It’s easy to mistake our love of something for the inability to live without it.
Think of something you love. Music. Movies. Books. An activity or hobby like writing, cycling, or rugby. Or someone you love. Your Mum or Dad. Your brother, sister, auntie, uncle, cousin. Your friends. Your spouse.
Considering the special place these things and people have in our life, it’s easy to ask ourselves, “What would I do without X? and not know the answer.
But the answer is actually quite obvious. Yes, the removal of one of these things from our lives would significantly impact our quality of life. But we’d still survive. That’s the answer to the question, “What would I do without you?” “I’d survive.”
Aside from the obvious—food, water and shelter—there is nothing we cannot live without.
I sometimes ask Molly this as a rhetorical question, usually after she’s stopped me from doing something stupid. “What would I do without you?” Her reply: “You’d never leave the house.” Which isn’t technically true. I’d leave the house to go to jiu-jitsu and strength train. Maybe.
But more seriously, the answer is “survive.” It’d be the same if I lost any of my friends or family. Indeed, I’d be heartbroken. But I’d recover, eventually. I’d survive. Admitting that to myself seems treacherous. It seems like saying that out loud undermines the love I have for these people. But it doesn’t.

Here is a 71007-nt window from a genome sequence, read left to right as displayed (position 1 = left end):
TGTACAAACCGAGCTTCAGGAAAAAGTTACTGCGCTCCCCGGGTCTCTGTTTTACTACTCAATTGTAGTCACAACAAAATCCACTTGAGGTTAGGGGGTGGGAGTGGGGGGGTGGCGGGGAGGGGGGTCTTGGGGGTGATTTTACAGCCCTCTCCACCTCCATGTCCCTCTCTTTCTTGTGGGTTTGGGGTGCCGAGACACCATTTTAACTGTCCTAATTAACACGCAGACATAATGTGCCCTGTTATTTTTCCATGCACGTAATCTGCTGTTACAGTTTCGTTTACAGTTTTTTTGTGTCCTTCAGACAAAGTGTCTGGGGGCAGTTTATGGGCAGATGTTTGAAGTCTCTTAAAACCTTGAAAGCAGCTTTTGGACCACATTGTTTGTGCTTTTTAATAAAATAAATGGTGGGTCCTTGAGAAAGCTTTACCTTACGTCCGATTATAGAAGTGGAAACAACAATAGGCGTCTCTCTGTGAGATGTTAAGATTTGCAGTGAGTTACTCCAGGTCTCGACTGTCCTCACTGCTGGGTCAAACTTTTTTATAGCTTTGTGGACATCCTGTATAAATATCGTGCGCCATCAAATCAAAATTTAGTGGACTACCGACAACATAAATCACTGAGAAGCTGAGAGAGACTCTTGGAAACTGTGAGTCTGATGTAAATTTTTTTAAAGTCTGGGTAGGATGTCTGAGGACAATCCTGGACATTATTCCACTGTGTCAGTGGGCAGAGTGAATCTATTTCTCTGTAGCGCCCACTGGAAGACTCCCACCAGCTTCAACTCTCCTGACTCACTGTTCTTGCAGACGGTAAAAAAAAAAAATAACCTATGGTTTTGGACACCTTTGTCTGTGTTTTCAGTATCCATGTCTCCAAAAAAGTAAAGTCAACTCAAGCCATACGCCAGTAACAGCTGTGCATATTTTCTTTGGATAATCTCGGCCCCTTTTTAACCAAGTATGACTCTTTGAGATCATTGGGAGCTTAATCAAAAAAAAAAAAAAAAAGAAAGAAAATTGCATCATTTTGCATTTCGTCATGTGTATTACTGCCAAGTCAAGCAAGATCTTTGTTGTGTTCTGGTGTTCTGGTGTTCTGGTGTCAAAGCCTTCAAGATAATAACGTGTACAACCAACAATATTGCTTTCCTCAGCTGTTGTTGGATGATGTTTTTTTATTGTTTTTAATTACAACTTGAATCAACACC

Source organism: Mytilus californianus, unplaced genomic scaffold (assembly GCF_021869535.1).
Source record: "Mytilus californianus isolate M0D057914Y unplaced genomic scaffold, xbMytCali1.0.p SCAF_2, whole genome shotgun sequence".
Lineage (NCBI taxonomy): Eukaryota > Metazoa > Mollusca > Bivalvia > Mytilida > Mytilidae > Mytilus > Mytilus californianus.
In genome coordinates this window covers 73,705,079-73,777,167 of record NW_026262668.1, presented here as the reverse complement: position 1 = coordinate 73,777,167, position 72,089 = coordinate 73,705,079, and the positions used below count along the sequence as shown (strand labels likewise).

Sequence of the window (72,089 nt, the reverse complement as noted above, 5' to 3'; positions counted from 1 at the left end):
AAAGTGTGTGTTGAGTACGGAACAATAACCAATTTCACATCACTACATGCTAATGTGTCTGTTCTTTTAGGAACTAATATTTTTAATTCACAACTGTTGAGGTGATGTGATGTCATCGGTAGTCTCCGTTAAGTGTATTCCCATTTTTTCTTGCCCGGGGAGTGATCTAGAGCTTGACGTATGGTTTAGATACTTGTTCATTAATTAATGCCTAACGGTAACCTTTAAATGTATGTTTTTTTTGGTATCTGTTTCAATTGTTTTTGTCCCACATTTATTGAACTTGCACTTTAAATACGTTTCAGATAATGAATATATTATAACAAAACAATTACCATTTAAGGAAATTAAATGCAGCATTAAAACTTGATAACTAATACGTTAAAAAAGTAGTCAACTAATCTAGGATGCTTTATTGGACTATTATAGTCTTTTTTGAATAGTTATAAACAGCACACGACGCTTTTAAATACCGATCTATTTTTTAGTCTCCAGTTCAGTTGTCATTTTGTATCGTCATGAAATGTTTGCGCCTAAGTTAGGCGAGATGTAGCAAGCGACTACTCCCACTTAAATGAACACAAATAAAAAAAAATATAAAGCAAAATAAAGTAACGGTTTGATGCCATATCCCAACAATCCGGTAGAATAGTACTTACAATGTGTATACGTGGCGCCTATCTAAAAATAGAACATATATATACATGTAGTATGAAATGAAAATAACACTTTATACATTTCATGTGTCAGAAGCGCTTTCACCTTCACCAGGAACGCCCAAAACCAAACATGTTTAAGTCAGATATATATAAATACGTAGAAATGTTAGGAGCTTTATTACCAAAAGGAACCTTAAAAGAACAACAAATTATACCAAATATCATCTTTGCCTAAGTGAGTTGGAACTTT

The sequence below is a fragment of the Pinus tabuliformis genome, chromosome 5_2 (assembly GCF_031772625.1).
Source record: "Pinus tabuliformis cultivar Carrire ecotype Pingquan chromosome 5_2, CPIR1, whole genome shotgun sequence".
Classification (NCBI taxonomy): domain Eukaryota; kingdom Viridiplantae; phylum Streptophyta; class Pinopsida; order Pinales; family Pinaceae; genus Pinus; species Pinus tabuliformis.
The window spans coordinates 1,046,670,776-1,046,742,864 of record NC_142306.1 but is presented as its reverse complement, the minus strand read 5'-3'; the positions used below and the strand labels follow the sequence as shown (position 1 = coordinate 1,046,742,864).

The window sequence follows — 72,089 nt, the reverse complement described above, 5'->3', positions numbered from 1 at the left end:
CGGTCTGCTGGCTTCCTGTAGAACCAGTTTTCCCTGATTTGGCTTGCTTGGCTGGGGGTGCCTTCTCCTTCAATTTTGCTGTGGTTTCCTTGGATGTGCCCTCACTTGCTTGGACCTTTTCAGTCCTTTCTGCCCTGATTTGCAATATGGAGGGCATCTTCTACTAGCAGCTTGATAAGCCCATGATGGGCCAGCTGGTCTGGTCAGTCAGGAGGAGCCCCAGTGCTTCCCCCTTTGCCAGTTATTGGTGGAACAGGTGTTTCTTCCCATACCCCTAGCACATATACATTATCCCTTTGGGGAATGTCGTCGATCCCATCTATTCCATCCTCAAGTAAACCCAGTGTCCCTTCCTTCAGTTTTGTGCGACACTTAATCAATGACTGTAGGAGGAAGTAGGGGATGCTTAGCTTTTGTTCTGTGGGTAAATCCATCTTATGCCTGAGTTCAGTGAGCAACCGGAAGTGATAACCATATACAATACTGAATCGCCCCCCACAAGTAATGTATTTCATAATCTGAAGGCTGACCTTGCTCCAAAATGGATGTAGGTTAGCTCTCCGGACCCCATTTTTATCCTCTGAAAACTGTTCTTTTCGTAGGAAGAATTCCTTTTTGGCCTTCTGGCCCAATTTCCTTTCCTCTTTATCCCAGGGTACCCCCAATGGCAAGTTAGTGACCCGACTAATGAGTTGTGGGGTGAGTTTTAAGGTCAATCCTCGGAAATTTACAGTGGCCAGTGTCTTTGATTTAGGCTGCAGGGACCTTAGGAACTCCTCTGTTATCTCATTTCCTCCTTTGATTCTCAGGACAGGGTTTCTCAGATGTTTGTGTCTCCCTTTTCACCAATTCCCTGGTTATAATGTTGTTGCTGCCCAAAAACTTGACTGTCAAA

Love is not the inability to live without a person or thing. That’s whats known as attachment. The inability, the unwillingness to let go. Attachment is not healthy.
Love isn’t attachment. Love is an appreciation of a person or thing exactly as it is. And it endures through life and death, through presence and absence, through gain and loss.
Next time you see someone or do something you love, say these uncomfortable words to yourself. “I love you, but I can live without you.” And if you flinch whilst uttering them? You’re not in love. You’re attached. You’re dependent.